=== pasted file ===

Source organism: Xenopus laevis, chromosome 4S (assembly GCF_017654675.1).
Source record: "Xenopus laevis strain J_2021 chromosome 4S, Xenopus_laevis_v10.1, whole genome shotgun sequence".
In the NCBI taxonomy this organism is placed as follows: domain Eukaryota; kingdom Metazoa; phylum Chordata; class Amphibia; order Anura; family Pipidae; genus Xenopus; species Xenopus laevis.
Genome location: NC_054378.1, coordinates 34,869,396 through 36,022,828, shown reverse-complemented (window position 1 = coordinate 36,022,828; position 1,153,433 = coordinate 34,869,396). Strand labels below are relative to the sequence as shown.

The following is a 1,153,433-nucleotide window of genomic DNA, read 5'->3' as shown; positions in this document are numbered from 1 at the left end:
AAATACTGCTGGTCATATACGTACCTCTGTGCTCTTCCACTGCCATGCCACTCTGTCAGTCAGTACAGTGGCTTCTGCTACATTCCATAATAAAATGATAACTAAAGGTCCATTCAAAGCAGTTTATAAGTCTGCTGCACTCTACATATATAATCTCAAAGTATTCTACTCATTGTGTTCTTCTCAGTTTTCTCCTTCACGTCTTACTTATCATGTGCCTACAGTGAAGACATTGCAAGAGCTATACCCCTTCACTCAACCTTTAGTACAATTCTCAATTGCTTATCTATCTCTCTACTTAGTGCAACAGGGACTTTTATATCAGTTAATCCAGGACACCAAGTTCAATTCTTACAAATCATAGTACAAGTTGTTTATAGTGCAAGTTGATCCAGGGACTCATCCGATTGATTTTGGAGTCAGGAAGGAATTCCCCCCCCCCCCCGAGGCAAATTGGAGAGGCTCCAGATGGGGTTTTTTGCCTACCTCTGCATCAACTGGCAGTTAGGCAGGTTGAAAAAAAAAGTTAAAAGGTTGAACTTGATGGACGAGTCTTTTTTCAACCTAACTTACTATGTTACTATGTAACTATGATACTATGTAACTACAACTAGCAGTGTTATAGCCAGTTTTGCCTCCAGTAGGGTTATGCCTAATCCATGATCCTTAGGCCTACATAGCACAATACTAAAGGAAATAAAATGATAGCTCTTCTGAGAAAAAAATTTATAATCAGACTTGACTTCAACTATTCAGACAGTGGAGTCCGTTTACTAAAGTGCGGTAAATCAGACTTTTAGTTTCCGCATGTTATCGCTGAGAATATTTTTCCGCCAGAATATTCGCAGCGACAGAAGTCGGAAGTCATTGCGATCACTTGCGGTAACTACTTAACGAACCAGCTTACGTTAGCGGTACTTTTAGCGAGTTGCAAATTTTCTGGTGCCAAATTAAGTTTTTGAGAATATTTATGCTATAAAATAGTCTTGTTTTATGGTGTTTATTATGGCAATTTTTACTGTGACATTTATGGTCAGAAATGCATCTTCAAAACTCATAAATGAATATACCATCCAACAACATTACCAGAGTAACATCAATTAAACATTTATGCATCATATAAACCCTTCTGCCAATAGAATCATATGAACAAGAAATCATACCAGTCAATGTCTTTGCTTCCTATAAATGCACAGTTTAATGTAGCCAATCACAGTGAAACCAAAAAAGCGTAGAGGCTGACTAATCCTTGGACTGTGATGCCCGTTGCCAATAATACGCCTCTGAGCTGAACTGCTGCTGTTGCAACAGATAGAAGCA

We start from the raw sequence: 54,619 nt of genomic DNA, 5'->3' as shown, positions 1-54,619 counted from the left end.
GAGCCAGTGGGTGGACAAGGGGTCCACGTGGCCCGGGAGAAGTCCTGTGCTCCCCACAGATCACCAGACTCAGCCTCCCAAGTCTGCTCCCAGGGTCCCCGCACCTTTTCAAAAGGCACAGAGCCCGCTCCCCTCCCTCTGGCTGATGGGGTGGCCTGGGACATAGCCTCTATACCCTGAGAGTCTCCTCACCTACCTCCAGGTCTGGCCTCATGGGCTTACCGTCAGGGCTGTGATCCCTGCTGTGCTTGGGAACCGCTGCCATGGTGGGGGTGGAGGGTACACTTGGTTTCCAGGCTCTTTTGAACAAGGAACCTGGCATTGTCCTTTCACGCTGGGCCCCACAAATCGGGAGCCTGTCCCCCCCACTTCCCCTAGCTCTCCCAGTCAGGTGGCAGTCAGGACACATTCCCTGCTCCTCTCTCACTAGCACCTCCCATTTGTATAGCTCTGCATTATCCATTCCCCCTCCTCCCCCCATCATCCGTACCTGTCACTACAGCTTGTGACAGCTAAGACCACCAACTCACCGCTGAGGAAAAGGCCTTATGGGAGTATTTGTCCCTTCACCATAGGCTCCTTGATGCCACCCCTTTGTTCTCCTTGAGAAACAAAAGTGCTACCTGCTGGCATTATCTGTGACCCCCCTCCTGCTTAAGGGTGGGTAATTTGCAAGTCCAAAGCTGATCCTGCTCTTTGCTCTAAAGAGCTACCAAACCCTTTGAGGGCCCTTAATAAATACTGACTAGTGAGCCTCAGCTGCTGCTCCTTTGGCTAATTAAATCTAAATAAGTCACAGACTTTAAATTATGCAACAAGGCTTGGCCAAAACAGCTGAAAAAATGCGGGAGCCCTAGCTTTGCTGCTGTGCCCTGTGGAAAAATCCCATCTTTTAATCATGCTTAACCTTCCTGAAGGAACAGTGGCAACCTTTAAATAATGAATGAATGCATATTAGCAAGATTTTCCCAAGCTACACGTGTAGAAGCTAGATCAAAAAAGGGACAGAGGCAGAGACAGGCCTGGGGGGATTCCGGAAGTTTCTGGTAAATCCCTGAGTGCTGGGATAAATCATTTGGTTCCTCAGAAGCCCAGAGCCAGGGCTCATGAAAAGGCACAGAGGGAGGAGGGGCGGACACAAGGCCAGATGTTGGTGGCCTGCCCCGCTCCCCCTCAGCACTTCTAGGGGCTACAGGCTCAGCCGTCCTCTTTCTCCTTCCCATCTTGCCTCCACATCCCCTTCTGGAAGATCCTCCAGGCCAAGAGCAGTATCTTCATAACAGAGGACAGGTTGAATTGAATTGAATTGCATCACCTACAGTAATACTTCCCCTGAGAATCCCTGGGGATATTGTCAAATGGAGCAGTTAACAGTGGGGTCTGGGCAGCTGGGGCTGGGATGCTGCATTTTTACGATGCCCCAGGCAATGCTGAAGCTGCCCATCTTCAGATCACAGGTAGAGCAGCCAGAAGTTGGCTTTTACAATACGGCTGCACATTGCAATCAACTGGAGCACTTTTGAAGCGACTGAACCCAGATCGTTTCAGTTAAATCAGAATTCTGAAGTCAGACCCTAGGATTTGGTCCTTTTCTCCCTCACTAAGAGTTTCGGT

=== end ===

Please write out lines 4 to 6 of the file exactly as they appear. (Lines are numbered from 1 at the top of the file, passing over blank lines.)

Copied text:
Genome location: NC_054378.1, coordinates 34,869,396 through 36,022,828, shown reverse-complemented (window position 1 = coordinate 36,022,828; position 1,153,433 = coordinate 34,869,396). Strand labels below are relative to the sequence as shown.

The following is a 1,153,433-nucleotide window of genomic DNA, read 5'->3' as shown; positions in this document are numbered from 1 at the left end:
AAATACTGCTGGTCATATACGTACCTCTGTGCTCTTCCACTGCCATGCCACTCTGTCAGTCAGTACAGTGGCTTCTGCTACATTCCATAATAAAATGATAACTAAAGGTCCATTCAAAGCAGTTTATAAGTCTGCTGCACTCTACATATATAATCTCAAAGTATTCTACTCATTGTGTTCTTCTCAGTTTTCTCCTTCACGTCTTACTTATCATGTGCCTACAGTGAAGACATTGCAAGAGCTATACCCCTTCACTCAACCTTTAGTACAATTCTCAATTGCTTATCTATCTCTCTACTTAGTGCAACAGGGACTTTTATATCAGTTAATCCAGGACACCAAGTTCAATTCTTACAAATCATAGTACAAGTTGTTTATAGTGCAAGTTGATCCAGGGACTCATCCGATTGATTTTGGAGTCAGGAAGGAATTCCCCCCCCCCCCCGAGGCAAATTGGAGAGGCTCCAGATGGGGTTTTTTGCCTACCTCTGCATCAACTGGCAGTTAGGCAGGTTGAAAAAAAAAGTTAAAAGGTTGAACTTGATGGACGAGTCTTTTTTCAACCTAACTTACTATGTTACTATGTAACTATGATACTATGTAACTACAACTAGCAGTGTTATAGCCAGTTTTGCCTCCAGTAGGGTTATGCCTAATCCATGATCCTTAGGCCTACATAGCACAATACTAAAGGAAATAAAATGATAGCTCTTCTGAGAAAAAAATTTATAATCAGACTTGACTTCAACTATTCAGACAGTGGAGTCCGTTTACTAAAGTGCGGTAAATCAGACTTTTAGTTTCCGCATGTTATCGCTGAGAATATTTTTCCGCCAGAATATTCGCAGCGACAGAAGTCGGAAGTCATTGCGATCACTTGCGGTAACTACTTAACGAACCAGCTTACGTTAGCGGTACTTTTAGCGAGTTGCAAATTTTCTGGTGCCAAATTAAGTTTTTGAGAATATTTATGCTATAAAATAGTCTTGTTTTATGGTGTTTATTATGGCAATTTTTACTGTGACATTTATGGTCAGAAATGCATCTTCAAAACTCATAAATGAATATACCATCCAACAACATTACCAGAGTAACATCAATTAAACATTTATGCATCATATAAACCCTTCTGCCAATAGAATCATATGAACAAGAAATCATACCAGTCAATGTCTTTGCTTCCTATAAATGCACAGTTTAATGTAGCCAATCACAGTGAAACCAAAAAAGCGTAGAGGCTGACTAATCCTTGGACTGTGATGCCCGTTGCCAATAATACGCCTCTGAGCTGAACTGCTGCTGTTGCAACAGATAGAAGCA